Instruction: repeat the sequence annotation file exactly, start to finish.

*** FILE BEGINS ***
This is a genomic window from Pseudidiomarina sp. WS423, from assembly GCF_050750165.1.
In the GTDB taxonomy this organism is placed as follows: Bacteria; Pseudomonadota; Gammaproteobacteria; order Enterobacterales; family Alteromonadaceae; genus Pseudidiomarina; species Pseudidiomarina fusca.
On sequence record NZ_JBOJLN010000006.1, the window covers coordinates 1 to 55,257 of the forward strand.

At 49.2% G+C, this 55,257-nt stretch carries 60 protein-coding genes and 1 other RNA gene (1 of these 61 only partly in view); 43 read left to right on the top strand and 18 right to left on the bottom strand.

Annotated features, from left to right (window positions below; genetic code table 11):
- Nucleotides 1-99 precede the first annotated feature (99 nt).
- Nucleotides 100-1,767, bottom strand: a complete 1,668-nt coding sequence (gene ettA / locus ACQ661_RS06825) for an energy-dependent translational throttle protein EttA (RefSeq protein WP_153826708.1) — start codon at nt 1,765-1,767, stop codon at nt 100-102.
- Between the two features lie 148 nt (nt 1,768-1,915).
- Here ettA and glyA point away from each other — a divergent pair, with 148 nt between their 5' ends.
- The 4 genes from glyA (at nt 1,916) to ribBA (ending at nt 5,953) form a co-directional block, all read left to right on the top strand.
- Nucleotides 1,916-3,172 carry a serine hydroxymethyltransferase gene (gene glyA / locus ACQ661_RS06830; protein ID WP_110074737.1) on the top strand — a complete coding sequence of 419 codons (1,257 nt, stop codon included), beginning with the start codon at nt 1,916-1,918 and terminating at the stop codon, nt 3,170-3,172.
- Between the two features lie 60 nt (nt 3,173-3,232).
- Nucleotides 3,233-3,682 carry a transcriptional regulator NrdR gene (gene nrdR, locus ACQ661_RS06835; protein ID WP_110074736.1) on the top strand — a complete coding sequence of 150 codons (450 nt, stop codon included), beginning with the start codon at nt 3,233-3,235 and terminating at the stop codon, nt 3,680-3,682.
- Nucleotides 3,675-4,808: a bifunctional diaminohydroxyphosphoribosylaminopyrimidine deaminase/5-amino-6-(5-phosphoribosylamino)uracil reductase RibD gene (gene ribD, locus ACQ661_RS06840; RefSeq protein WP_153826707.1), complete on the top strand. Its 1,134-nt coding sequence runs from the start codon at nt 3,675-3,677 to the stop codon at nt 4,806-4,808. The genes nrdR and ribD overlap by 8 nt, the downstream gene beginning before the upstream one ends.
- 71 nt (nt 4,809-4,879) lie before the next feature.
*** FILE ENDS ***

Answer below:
This is a genomic window from Pseudidiomarina sp. WS423, from assembly GCF_050750165.1.
In the GTDB taxonomy this organism is placed as follows: Bacteria; Pseudomonadota; Gammaproteobacteria; order Enterobacterales; family Alteromonadaceae; genus Pseudidiomarina; species Pseudidiomarina fusca.
On sequence record NZ_JBOJLN010000006.1, the window covers coordinates 1 to 55,257 of the forward strand.

At 49.2% G+C, this 55,257-nt stretch carries 60 protein-coding genes and 1 other RNA gene (1 of these 61 only partly in view); 43 read left to right on the top strand and 18 right to left on the bottom strand.

Annotated features, from left to right (window positions below; genetic code table 11):
- Nucleotides 1-99 precede the first annotated feature (99 nt).
- Nucleotides 100-1,767, bottom strand: a complete 1,668-nt coding sequence (gene ettA / locus ACQ661_RS06825) for an energy-dependent translational throttle protein EttA (RefSeq protein WP_153826708.1) — start codon at nt 1,765-1,767, stop codon at nt 100-102.
- Between the two features lie 148 nt (nt 1,768-1,915).
- Here ettA and glyA point away from each other — a divergent pair, with 148 nt between their 5' ends.
- The 4 genes from glyA (at nt 1,916) to ribBA (ending at nt 5,953) form a co-directional block, all read left to right on the top strand.
- Nucleotides 1,916-3,172 carry a serine hydroxymethyltransferase gene (gene glyA / locus ACQ661_RS06830; protein ID WP_110074737.1) on the top strand — a complete coding sequence of 419 codons (1,257 nt, stop codon included), beginning with the start codon at nt 1,916-1,918 and terminating at the stop codon, nt 3,170-3,172.
- Between the two features lie 60 nt (nt 3,173-3,232).
- Nucleotides 3,233-3,682 carry a transcriptional regulator NrdR gene (gene nrdR, locus ACQ661_RS06835; protein ID WP_110074736.1) on the top strand — a complete coding sequence of 150 codons (450 nt, stop codon included), beginning with the start codon at nt 3,233-3,235 and terminating at the stop codon, nt 3,680-3,682.
- Nucleotides 3,675-4,808: a bifunctional diaminohydroxyphosphoribosylaminopyrimidine deaminase/5-amino-6-(5-phosphoribosylamino)uracil reductase RibD gene (gene ribD, locus ACQ661_RS06840; RefSeq protein WP_153826707.1), complete on the top strand. Its 1,134-nt coding sequence runs from the start codon at nt 3,675-3,677 to the stop codon at nt 4,806-4,808. The genes nrdR and ribD overlap by 8 nt, the downstream gene beginning before the upstream one ends.
- 71 nt (nt 4,809-4,879) lie before the next feature.